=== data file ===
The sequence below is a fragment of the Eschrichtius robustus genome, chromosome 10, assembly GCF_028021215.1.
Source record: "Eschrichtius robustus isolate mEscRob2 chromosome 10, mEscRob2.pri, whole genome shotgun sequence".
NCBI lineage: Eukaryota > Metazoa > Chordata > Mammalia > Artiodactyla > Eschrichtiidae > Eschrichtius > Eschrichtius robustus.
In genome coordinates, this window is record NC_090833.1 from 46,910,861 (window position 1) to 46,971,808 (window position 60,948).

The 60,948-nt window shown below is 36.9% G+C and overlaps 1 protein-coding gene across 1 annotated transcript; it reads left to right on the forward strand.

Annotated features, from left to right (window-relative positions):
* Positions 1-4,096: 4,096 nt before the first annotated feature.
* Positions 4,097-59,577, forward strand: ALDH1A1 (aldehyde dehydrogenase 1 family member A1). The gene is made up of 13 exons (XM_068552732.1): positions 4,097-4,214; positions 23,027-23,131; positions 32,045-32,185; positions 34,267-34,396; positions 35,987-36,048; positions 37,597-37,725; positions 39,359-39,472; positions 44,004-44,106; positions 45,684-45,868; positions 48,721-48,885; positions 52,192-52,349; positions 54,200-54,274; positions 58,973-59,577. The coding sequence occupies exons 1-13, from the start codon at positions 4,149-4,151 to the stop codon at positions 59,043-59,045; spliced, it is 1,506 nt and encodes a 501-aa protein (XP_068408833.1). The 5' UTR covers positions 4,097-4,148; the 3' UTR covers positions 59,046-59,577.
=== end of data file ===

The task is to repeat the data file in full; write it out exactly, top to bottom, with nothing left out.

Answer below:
The sequence below is a fragment of the Eschrichtius robustus genome, chromosome 10, assembly GCF_028021215.1.
Source record: "Eschrichtius robustus isolate mEscRob2 chromosome 10, mEscRob2.pri, whole genome shotgun sequence".
NCBI lineage: Eukaryota > Metazoa > Chordata > Mammalia > Artiodactyla > Eschrichtiidae > Eschrichtius > Eschrichtius robustus.
In genome coordinates, this window is record NC_090833.1 from 46,910,861 (window position 1) to 46,971,808 (window position 60,948).

The 60,948-nt window shown below is 36.9% G+C and overlaps 1 protein-coding gene across 1 annotated transcript; it reads left to right on the forward strand.

Annotated features, from left to right (window-relative positions):
* Positions 1-4,096: 4,096 nt before the first annotated feature.
* Positions 4,097-59,577, forward strand: ALDH1A1 (aldehyde dehydrogenase 1 family member A1). The gene is made up of 13 exons (XM_068552732.1): positions 4,097-4,214; positions 23,027-23,131; positions 32,045-32,185; positions 34,267-34,396; positions 35,987-36,048; positions 37,597-37,725; positions 39,359-39,472; positions 44,004-44,106; positions 45,684-45,868; positions 48,721-48,885; positions 52,192-52,349; positions 54,200-54,274; positions 58,973-59,577. The coding sequence occupies exons 1-13, from the start codon at positions 4,149-4,151 to the stop codon at positions 59,043-59,045; spliced, it is 1,506 nt and encodes a 501-aa protein (XP_068408833.1). The 5' UTR covers positions 4,097-4,148; the 3' UTR covers positions 59,046-59,577.